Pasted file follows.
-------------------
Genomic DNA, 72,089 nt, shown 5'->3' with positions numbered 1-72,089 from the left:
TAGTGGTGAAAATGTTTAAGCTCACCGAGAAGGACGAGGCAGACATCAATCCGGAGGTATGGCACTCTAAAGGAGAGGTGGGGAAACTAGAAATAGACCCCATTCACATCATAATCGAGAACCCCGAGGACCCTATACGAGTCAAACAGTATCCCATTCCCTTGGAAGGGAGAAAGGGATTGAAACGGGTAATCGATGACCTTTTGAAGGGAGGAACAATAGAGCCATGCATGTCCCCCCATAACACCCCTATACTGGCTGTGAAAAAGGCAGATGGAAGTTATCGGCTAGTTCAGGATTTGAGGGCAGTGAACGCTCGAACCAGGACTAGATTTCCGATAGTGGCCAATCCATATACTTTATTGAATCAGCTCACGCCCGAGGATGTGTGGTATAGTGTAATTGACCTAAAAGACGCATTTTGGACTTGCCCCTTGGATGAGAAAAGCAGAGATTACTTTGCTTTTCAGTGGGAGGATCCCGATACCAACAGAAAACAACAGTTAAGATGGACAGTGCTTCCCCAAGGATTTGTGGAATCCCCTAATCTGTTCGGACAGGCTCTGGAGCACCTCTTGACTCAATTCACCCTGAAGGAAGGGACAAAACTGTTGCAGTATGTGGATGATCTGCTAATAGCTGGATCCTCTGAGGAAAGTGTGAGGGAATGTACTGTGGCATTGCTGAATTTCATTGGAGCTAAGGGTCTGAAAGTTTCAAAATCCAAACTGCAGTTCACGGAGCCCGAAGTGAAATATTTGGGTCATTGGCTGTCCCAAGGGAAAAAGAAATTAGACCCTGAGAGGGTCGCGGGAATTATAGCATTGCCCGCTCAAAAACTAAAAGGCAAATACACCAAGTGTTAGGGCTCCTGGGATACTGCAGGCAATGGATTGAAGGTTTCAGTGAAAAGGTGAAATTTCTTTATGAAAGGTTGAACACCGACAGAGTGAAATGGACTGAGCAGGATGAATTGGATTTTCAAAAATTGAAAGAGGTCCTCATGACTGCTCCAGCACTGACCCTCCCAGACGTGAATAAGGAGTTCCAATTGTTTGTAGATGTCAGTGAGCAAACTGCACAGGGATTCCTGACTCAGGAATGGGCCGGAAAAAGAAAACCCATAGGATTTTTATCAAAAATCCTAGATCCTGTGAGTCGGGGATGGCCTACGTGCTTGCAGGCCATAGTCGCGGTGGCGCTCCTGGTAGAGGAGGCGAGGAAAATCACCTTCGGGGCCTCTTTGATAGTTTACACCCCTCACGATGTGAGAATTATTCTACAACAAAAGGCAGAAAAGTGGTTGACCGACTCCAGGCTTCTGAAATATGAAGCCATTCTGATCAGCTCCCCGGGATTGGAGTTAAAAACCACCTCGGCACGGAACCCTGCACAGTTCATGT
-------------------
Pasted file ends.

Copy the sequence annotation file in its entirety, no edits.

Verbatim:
Genomic DNA, 72,089 nt, shown 5'->3' with positions numbered 1-72,089 from the left:
TAGTGGTGAAAATGTTTAAGCTCACCGAGAAGGACGAGGCAGACATCAATCCGGAGGTATGGCACTCTAAAGGAGAGGTGGGGAAACTAGAAATAGACCCCATTCACATCATAATCGAGAACCCCGAGGACCCTATACGAGTCAAACAGTATCCCATTCCCTTGGAAGGGAGAAAGGGATTGAAACGGGTAATCGATGACCTTTTGAAGGGAGGAACAATAGAGCCATGCATGTCCCCCCATAACACCCCTATACTGGCTGTGAAAAAGGCAGATGGAAGTTATCGGCTAGTTCAGGATTTGAGGGCAGTGAACGCTCGAACCAGGACTAGATTTCCGATAGTGGCCAATCCATATACTTTATTGAATCAGCTCACGCCCGAGGATGTGTGGTATAGTGTAATTGACCTAAAAGACGCATTTTGGACTTGCCCCTTGGATGAGAAAAGCAGAGATTACTTTGCTTTTCAGTGGGAGGATCCCGATACCAACAGAAAACAACAGTTAAGATGGACAGTGCTTCCCCAAGGATTTGTGGAATCCCCTAATCTGTTCGGACAGGCTCTGGAGCACCTCTTGACTCAATTCACCCTGAAGGAAGGGACAAAACTGTTGCAGTATGTGGATGATCTGCTAATAGCTGGATCCTCTGAGGAAAGTGTGAGGGAATGTACTGTGGCATTGCTGAATTTCATTGGAGCTAAGGGTCTGAAAGTTTCAAAATCCAAACTGCAGTTCACGGAGCCCGAAGTGAAATATTTGGGTCATTGGCTGTCCCAAGGGAAAAAGAAATTAGACCCTGAGAGGGTCGCGGGAATTATAGCATTGCCCGCTCAAAAACTAAAAGGCAAATACACCAAGTGTTAGGGCTCCTGGGATACTGCAGGCAATGGATTGAAGGTTTCAGTGAAAAGGTGAAATTTCTTTATGAAAGGTTGAACACCGACAGAGTGAAATGGACTGAGCAGGATGAATTGGATTTTCAAAAATTGAAAGAGGTCCTCATGACTGCTCCAGCACTGACCCTCCCAGACGTGAATAAGGAGTTCCAATTGTTTGTAGATGTCAGTGAGCAAACTGCACAGGGATTCCTGACTCAGGAATGGGCCGGAAAAAGAAAACCCATAGGATTTTTATCAAAAATCCTAGATCCTGTGAGTCGGGGATGGCCTACGTGCTTGCAGGCCATAGTCGCGGTGGCGCTCCTGGTAGAGGAGGCGAGGAAAATCACCTTCGGGGCCTCTTTGATAGTTTACACCCCTCACGATGTGAGAATTATTCTACAACAAAAGGCAGAAAAGTGGTTGACCGACTCCAGGCTTCTGAAATATGAAGCCATTCTGATCAGCTCCCCGGGATTGGAGTTAAAAACCACCTCGGCACGGAACCCTGCACAGTTCATGT